+ Yx].
6 0 r whatever there is of this practice. Implicit definitions, unlike inductive definitions, are not standard instruments in the toolbox of logicians and mathematicians. They are found more often in the toolbox of philosophers (e.g., Carnap's). Implicit definitions provide a way of gaining analyticity by brute force (Quine would say "by theft") where the straight path is difficult or blocked.
On the coinductive reading, the definiens is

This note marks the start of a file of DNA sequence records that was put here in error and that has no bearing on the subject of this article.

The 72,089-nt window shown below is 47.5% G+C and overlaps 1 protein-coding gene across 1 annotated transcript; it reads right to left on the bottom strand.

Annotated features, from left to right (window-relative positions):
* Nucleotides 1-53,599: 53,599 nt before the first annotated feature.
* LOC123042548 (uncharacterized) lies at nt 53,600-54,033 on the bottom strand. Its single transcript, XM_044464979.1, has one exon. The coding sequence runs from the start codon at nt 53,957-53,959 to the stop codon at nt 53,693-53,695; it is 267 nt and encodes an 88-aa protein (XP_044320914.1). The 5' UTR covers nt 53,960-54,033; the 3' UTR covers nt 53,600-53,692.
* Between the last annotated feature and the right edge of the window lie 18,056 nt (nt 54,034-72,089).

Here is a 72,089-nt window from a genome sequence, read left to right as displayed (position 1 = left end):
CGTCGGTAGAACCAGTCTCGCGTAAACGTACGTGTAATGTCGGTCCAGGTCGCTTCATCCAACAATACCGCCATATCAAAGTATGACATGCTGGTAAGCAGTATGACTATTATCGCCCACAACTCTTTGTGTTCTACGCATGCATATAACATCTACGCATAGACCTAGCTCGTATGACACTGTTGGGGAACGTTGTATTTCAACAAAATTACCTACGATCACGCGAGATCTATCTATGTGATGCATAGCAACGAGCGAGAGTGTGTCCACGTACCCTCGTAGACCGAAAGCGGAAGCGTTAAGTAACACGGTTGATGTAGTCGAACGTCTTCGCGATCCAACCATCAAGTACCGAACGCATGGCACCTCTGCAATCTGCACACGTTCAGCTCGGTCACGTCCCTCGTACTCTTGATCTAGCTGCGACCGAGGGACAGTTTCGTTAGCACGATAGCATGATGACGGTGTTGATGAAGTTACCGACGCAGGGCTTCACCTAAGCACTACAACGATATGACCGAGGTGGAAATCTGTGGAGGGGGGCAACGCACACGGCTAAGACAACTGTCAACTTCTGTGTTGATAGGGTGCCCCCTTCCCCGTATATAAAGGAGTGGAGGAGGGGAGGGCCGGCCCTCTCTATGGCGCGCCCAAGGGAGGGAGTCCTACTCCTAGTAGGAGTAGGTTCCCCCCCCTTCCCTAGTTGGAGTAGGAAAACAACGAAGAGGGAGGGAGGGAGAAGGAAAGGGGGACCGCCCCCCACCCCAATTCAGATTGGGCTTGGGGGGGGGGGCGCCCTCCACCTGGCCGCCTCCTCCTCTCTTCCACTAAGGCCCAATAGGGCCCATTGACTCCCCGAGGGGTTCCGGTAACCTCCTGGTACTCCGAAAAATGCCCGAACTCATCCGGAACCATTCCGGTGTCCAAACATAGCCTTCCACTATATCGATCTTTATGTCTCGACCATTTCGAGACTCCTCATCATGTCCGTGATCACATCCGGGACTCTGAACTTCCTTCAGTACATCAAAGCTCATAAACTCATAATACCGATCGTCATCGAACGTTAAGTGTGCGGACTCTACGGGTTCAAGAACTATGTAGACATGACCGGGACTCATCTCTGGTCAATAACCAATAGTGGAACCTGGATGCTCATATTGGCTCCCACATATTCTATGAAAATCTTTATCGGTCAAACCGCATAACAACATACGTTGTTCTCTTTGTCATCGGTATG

3 Y[Vz(Yz++ Yz)& Yx]. As before, the rejection of the demand labeled "InductiveDefinitions Requirement" above and a parallel "CoinductiveDefinitions Requirementn does not entail the rejection of inductive and coinductive definitions. Once the definientia exploited in these definitions are spelled out, there is no conflict between the general theory and the practices involving these definitions. Inductive definitions, coinductive definitions, and R T T s theory of definitions all work with circular specifications, but with different aims. The former are concerned to use circular specifications to define standard, noncircular, concepts. They do so by eliminating circularity the inductive definitions by taking the least fixed point, the coinductive by taking the largest fixed point. Thus, the circular specification ( 5 ) defines on the inductive reading a totally empty concept, and on the coinductive a totally unconstrained concept. R T T s concern, however, is not to use circular specifications as stepping stones to standard, noncircular, concepts. Its concern instead is to make sense of these specifications just as they are, without devices that eliminate circularity. From this point of view, (5) defines a circular concept J that is everywhere pathological; every object behaves like the TruthTeller with respect to J. There is a requirement in the neighborhood of the InductiveDefinitions Requirement that is more plausible and that deserves to be studied. Call definitions D positive if all the occurrences of its definienda in the definiens are positive. Then the requirement is: